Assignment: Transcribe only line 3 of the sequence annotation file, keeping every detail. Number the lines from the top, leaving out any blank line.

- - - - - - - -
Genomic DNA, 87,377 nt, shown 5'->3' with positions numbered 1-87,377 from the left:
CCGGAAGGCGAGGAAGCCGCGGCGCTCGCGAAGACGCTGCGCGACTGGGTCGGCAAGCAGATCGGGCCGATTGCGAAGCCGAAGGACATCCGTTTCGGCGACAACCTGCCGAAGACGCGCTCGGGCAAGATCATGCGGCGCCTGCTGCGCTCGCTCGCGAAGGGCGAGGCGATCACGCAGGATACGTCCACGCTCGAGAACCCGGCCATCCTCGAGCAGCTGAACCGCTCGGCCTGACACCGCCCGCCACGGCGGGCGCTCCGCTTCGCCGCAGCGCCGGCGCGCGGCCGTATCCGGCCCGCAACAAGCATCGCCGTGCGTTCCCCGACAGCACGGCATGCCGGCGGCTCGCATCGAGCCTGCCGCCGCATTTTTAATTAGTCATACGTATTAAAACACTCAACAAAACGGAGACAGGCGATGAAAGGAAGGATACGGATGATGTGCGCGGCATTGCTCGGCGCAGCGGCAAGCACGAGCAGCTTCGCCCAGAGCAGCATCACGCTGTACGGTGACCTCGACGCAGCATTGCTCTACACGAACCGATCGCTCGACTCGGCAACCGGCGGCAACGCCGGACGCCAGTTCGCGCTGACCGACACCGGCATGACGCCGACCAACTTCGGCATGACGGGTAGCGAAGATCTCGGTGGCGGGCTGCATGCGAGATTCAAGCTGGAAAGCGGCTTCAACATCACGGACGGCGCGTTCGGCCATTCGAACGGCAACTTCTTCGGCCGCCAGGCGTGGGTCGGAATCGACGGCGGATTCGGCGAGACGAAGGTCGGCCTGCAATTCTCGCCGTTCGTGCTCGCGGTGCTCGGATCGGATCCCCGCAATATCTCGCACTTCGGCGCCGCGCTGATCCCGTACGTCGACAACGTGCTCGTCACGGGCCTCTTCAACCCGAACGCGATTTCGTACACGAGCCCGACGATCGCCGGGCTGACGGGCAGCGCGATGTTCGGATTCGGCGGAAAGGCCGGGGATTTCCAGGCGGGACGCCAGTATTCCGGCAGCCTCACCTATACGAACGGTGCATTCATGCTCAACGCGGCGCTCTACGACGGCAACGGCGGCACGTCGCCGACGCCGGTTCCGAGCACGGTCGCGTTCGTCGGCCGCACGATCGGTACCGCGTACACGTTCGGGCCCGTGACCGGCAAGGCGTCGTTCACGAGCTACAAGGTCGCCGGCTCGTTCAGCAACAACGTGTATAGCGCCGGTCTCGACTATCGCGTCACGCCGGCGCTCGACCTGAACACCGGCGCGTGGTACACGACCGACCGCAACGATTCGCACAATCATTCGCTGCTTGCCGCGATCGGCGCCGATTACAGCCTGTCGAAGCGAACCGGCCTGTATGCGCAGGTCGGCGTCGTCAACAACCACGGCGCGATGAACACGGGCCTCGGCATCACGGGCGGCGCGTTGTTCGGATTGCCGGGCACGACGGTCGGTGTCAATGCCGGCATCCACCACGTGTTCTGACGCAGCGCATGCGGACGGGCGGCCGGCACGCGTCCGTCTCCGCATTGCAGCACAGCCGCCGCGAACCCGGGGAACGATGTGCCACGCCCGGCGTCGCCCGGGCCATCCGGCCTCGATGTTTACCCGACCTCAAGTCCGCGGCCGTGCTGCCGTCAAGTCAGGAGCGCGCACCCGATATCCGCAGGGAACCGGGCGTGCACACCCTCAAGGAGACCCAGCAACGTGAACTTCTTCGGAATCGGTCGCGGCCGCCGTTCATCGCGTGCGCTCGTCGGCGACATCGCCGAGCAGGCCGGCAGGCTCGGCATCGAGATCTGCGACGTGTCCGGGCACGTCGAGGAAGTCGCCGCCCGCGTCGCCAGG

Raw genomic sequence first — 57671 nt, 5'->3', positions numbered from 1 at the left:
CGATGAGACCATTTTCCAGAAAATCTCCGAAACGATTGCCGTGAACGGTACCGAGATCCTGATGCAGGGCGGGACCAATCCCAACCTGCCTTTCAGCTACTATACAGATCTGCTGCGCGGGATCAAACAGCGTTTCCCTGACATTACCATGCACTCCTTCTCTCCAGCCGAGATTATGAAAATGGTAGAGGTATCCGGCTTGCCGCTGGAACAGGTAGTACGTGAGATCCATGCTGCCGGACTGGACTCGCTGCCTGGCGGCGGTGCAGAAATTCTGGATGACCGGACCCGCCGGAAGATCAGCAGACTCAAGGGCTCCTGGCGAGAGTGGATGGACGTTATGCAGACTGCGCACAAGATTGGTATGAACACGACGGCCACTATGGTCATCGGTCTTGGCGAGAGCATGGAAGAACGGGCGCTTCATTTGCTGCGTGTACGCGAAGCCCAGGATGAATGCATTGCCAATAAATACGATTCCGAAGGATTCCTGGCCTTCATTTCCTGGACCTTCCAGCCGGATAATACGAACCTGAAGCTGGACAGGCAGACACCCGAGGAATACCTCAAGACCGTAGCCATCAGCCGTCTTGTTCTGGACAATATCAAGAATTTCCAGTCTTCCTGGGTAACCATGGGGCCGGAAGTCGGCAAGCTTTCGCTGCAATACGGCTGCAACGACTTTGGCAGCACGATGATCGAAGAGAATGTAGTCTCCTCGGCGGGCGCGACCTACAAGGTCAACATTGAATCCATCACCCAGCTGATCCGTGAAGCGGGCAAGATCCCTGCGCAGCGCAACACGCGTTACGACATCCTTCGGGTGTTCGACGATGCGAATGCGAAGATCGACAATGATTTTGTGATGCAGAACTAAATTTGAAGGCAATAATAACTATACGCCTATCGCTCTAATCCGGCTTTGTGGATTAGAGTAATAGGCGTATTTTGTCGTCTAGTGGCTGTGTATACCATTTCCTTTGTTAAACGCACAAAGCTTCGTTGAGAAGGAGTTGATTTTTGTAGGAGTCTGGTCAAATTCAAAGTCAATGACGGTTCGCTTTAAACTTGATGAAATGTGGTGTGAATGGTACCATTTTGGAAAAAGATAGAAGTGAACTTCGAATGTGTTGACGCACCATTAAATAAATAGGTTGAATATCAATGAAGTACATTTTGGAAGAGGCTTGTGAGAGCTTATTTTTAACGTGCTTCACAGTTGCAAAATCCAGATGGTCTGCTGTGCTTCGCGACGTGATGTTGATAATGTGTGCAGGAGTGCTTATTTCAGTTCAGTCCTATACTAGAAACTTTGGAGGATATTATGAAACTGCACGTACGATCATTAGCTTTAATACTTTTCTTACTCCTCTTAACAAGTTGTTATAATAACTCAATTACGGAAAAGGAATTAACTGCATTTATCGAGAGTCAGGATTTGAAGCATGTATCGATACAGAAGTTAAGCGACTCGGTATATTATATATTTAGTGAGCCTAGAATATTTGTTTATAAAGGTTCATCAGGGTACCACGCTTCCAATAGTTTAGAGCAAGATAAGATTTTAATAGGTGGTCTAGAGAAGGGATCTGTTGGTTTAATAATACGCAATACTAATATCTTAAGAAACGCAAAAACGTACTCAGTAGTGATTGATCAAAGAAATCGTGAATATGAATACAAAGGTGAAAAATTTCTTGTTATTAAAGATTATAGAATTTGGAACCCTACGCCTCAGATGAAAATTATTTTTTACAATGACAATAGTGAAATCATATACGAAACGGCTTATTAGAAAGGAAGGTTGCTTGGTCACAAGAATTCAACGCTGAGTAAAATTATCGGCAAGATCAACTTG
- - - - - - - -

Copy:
Raw genomic sequence first — 57671 nt, 5'->3', positions numbered from 1 at the left: